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Proceedings Paper

Biologically-synthesized inorganic nanomaterials
Author(s): Ryan M. Kramer; Morley O. Stone; Rajesh R. Naik
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Paper Abstract

A hallmark of biological systems is their ability to self-assemble. This self-assembly can occur on the molecular, macromolecular and mesoscale. In this work, we have chosen to exploit biology's ability to self-assemble by incorporating additional functionality within the final structure. Our research efforts have been directed at not only understanding how biological organisms control nucleation and growth of inorganic materials, but also how this activity can be controlled in vitro. In previous work, we have demonstrated how peptides can be selected from a combinatorial library that possesses catalytic activity with respect to inorganic nucleation and deposition. We have engineered some of these peptide sequences into self-assembling protein structures. The goal of the project was to create an organic/inorganic hybrid that retained the “memory” properties of the organic, but possessed the superior optical and electronic properties of the inorganic.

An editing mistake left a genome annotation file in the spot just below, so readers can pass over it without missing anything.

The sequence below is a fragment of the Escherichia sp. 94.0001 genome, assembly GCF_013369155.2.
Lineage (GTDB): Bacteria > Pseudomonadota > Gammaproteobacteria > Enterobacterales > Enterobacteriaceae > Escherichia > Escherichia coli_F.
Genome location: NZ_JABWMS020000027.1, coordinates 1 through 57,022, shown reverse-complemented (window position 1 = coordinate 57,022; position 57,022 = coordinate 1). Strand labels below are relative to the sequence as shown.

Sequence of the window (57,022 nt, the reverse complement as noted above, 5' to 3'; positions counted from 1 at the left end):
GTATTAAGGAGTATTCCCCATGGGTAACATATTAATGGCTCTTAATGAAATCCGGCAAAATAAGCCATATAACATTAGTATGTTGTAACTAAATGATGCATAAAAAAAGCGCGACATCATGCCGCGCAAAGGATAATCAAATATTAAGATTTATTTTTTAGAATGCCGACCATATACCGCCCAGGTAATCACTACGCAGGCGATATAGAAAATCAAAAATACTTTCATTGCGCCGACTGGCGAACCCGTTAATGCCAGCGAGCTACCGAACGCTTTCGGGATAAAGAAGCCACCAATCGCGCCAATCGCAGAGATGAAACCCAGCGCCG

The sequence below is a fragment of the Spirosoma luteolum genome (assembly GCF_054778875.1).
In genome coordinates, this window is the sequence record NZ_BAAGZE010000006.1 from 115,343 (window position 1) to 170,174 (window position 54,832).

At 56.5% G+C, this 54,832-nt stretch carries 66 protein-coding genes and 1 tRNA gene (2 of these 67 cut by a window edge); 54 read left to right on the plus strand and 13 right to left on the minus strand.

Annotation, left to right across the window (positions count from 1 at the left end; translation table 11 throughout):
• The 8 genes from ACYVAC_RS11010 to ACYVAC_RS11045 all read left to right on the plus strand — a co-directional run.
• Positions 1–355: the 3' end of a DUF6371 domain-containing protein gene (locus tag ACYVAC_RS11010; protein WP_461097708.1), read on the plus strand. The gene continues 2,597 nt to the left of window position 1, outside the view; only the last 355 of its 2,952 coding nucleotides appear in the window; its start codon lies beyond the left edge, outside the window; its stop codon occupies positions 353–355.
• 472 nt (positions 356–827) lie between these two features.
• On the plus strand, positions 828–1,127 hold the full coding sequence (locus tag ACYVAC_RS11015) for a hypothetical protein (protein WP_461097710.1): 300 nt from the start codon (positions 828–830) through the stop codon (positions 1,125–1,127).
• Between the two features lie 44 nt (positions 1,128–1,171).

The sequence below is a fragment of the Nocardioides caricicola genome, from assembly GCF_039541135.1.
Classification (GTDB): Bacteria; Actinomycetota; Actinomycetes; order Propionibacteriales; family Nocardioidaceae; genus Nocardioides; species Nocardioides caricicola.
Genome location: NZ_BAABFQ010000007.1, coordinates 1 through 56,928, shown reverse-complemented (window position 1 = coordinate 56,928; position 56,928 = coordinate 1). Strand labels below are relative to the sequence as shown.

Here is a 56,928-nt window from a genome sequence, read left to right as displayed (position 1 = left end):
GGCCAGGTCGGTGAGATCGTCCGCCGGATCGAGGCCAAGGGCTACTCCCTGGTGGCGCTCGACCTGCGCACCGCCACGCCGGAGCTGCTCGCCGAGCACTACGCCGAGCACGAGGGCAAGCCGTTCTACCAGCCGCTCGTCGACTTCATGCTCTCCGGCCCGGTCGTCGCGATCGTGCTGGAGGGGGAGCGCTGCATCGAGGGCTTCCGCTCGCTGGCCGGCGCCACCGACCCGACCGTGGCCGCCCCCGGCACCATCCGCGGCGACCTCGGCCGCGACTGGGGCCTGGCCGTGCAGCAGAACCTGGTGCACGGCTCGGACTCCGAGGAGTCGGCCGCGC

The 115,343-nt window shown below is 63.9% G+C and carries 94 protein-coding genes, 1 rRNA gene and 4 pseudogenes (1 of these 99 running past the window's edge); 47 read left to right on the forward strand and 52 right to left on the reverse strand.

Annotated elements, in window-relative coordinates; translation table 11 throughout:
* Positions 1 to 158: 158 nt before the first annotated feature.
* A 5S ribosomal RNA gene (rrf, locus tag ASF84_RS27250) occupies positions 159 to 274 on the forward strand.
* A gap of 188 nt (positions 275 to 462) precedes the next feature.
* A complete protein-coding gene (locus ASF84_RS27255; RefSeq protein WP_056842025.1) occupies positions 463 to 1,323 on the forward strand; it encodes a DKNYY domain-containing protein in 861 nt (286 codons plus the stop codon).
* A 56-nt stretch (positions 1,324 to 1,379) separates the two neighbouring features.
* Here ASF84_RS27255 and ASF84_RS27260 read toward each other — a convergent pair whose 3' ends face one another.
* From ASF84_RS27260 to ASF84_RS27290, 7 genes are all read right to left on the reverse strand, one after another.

Paper Details

Date Published: 1 June 2004
PDF: 6 pages
Proc. SPIE 5331, Nanobiophotonics and Biomedical Applications, (1 June 2004); doi: 10.1117/12.537668
Show Author Affiliations
Ryan M. Kramer, Air Force Research Lab. (United States)
Morley O. Stone, Air Force Research Lab. (United States)
Rajesh R. Naik, Air Force Research Lab. (United States)


Published in SPIE Proceedings Vol. 5331:
Nanobiophotonics and Biomedical Applications
Alexander N. Cartwright, Editor(s)

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